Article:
Harley Wheel Bearings | Baggers

Harley Wheel Bearings

A Crash Course

There have been many changes in the wheel bearings that Harley has used over the years. They've used ball bearings, roller bearings, and the factory has recently switched over to a dual-row ball bearing design that is double-sealed to keep out dirt and moisture.

Wheel bearing maintenance is of vital importance, since poorly serviced bearings can bring your bike to a crawl, or even worse, they have the potential to completely lock-up a wheel and cause injury.

We dropped in on our friends at Wheel Works in Garden Grove, California, to check out the differences between the early and late bearings used by Harley-Davidson. Gary at Wheel Works also took a few minutes to explain what to look for when servicing tapered roller bearings and the proper way to clean and repack them with fresh grease.

Even though most recommendations point to cleaning and servicing roller bearings every 10,000 miles or so, Gary makes a point of inspecting bearings at each tire change to ensure his customers are on the safe side.

Before we cleaned and repacked a set of tapered roller wheel bearings, Gary took a few minutes to show us some of the more popular Harley wheel bearing types most often seen at Wheel Works. This is a star-hub wheel bearing used from 1936 to 1965. The cage holds the individual rollers that are loaded into the cage by hand before they are dropped into the hub of the wheel.

This is a single-row ball bearing that Harley used from 1966 to 1972. Gary claims that Harley originally sourced this bearing directly from the agricultural equipment market.

Here we have the taper Timken-style roller bearing that was used by the Factory from 1972 until 1999. The tapered roller did a great job of controlling lateral forces, but still had to be disassembled and cleaned about every 10,000 miles or so.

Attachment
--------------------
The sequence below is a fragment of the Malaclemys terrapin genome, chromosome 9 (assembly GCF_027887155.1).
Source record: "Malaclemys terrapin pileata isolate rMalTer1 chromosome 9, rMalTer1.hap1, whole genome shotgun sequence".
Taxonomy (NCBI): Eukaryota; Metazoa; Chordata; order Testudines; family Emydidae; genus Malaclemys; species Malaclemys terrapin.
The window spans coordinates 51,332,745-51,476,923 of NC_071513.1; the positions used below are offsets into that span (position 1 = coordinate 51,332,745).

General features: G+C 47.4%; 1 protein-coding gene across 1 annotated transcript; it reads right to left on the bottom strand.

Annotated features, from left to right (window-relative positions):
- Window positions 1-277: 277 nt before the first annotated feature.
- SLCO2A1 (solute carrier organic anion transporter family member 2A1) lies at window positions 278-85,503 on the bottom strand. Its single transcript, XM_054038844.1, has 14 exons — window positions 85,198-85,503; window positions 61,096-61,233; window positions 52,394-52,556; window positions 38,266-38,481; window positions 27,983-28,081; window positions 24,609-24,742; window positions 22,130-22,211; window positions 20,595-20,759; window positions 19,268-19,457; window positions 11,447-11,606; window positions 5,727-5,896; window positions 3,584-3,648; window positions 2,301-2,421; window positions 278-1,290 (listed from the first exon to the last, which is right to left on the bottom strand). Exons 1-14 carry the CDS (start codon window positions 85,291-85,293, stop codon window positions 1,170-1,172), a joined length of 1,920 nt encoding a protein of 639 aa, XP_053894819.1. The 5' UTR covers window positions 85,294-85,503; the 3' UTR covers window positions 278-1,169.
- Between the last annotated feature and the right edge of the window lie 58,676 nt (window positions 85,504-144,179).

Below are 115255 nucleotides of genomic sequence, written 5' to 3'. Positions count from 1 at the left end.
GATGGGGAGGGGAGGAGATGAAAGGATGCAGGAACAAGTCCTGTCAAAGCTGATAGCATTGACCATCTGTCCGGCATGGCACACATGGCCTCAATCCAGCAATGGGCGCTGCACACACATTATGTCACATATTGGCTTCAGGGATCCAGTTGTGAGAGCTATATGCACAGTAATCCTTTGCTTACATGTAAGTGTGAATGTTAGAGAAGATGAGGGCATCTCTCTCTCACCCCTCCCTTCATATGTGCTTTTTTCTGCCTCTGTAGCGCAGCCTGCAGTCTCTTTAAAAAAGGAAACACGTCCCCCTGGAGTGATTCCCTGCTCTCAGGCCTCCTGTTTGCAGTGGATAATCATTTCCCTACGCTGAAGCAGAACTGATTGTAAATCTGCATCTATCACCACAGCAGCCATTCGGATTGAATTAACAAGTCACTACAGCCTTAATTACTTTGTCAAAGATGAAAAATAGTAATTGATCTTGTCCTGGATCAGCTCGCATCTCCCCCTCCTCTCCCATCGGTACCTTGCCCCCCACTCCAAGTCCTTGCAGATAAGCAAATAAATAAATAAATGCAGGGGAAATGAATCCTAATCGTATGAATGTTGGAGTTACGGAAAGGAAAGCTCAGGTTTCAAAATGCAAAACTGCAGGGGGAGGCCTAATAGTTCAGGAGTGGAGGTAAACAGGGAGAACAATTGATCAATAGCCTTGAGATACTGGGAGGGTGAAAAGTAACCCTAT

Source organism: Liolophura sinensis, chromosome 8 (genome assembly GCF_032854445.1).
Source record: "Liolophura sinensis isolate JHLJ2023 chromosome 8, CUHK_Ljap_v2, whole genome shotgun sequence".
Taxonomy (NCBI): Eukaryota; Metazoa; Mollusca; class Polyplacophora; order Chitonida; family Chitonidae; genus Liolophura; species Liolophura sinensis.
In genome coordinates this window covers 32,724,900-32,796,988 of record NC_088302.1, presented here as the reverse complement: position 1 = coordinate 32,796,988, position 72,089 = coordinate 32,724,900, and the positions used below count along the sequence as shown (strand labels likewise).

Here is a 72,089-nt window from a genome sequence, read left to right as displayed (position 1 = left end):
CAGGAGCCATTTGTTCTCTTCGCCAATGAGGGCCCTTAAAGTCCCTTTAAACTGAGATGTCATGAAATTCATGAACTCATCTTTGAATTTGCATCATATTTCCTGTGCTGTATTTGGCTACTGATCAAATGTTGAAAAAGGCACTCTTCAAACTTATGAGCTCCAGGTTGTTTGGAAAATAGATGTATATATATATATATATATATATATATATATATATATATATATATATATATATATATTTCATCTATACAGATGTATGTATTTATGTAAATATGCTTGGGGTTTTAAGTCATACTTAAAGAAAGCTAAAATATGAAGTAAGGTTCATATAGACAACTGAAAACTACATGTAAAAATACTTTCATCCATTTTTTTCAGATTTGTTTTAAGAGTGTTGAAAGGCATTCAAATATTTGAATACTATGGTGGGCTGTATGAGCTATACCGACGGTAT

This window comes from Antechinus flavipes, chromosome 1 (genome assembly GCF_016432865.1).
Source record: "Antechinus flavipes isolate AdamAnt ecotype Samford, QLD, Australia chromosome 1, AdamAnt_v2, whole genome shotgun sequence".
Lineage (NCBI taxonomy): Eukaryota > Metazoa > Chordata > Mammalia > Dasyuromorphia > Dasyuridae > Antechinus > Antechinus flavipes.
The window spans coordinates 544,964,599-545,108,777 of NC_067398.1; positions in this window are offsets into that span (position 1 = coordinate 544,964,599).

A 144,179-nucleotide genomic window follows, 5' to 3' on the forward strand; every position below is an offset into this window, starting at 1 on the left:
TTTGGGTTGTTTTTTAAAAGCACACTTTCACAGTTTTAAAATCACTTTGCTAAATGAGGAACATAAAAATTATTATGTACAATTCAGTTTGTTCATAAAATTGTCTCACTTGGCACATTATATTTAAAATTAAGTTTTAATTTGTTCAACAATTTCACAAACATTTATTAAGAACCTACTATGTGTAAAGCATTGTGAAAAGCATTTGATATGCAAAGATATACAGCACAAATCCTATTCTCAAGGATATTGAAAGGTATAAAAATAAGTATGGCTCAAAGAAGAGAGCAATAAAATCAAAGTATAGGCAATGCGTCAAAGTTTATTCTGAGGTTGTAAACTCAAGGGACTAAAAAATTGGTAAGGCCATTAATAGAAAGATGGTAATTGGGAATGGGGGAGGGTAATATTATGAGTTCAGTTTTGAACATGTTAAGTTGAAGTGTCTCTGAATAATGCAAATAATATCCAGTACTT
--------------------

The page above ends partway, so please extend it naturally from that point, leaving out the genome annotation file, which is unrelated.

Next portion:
The sealed double-row ball bearing (on the right) is what Harley uses for wheel bearings at the present time. It replaced the tapered roller bearing used on the left side of the frame and needs no service during its life span of approximately 100,000 miles. It is also double-sealed to resist pressure washing and keep out dirt. Extra care should still be used when pressure washing, ensuring it doesn't get too close the hub. Just because the new bearings are double-sealed does not mean that it's impossible to contaminate it with a constant stream of high-pressure water.

Wheel Works carries these roller-to-dual-row bearing conversion kits by FTM. With the FTM kits you can easily convert '72-to-'99 Harleys to the later-style bearing. The kits include all the necessary spacers and shims to get the job done and are permanently lubed.

Gary was rebuilding a wire wheel for one of his best customers and showed us the proper way to remove, clean, and re-pack the tapered roller bearings on this hub from a late '90s Softail. Gary starts by using a special seal-pulling tool. The seal is removed and tossed in the trash. Never try to re-use an old seal. Besides, they're so cheap there's no reason to try to salvage an old one.

Once the seal is free, the bearing, shims, and spacer can easily be removed for inspection. Make sure to hang on to all the shims and put everything back in the order in which it was removed.

We usually clean our roller bearings in a solvent tank, but Gary recommends against this. He feels that no matter how hard you try, you don't always get all of the solvent out, and any residual solvent will instantly begin to break down the new bearing grease after repacking. Gary wipes as much of the old grease away as possible with a rag and carefully inspects the bearing rollers. If they are blued or discolored by heat damage, or pitted, they are automatically replaced. It is imperative that the bearing race in the hub is replaced along with the new roller bearing, since the race is in essence half of the wheel bearing. Running a new roller on an old race is a guaranteed disaster just waiting to happen.

The cleaned and inspected bearing is loaded into this re-lube tool. A grease gun is attached to the Zerk fitting at the bottom of the tool, and the new grease will force out all of the old grease and any contaminants contained in it. After removing the bearing from the repacking tool, Gary wipes off all of the old grease that has been forced out. Then he liberally coats the outside of the bearing with a little extra new grease before dropping it back inside the hub with the spacers and shims. A new seal is carefully driven in with a seal driver, and we're ready to check out the wheel bearing end-play.

A dial indicator is hooked up to measure the amount of lateral play that the bearing has inside of the hub. Gary recommends 0.003 to 0.007-inch. This hub measures 0.006-inch, so it's given the OK and sent over to be re-laced into the customer's rebuilt wheel.


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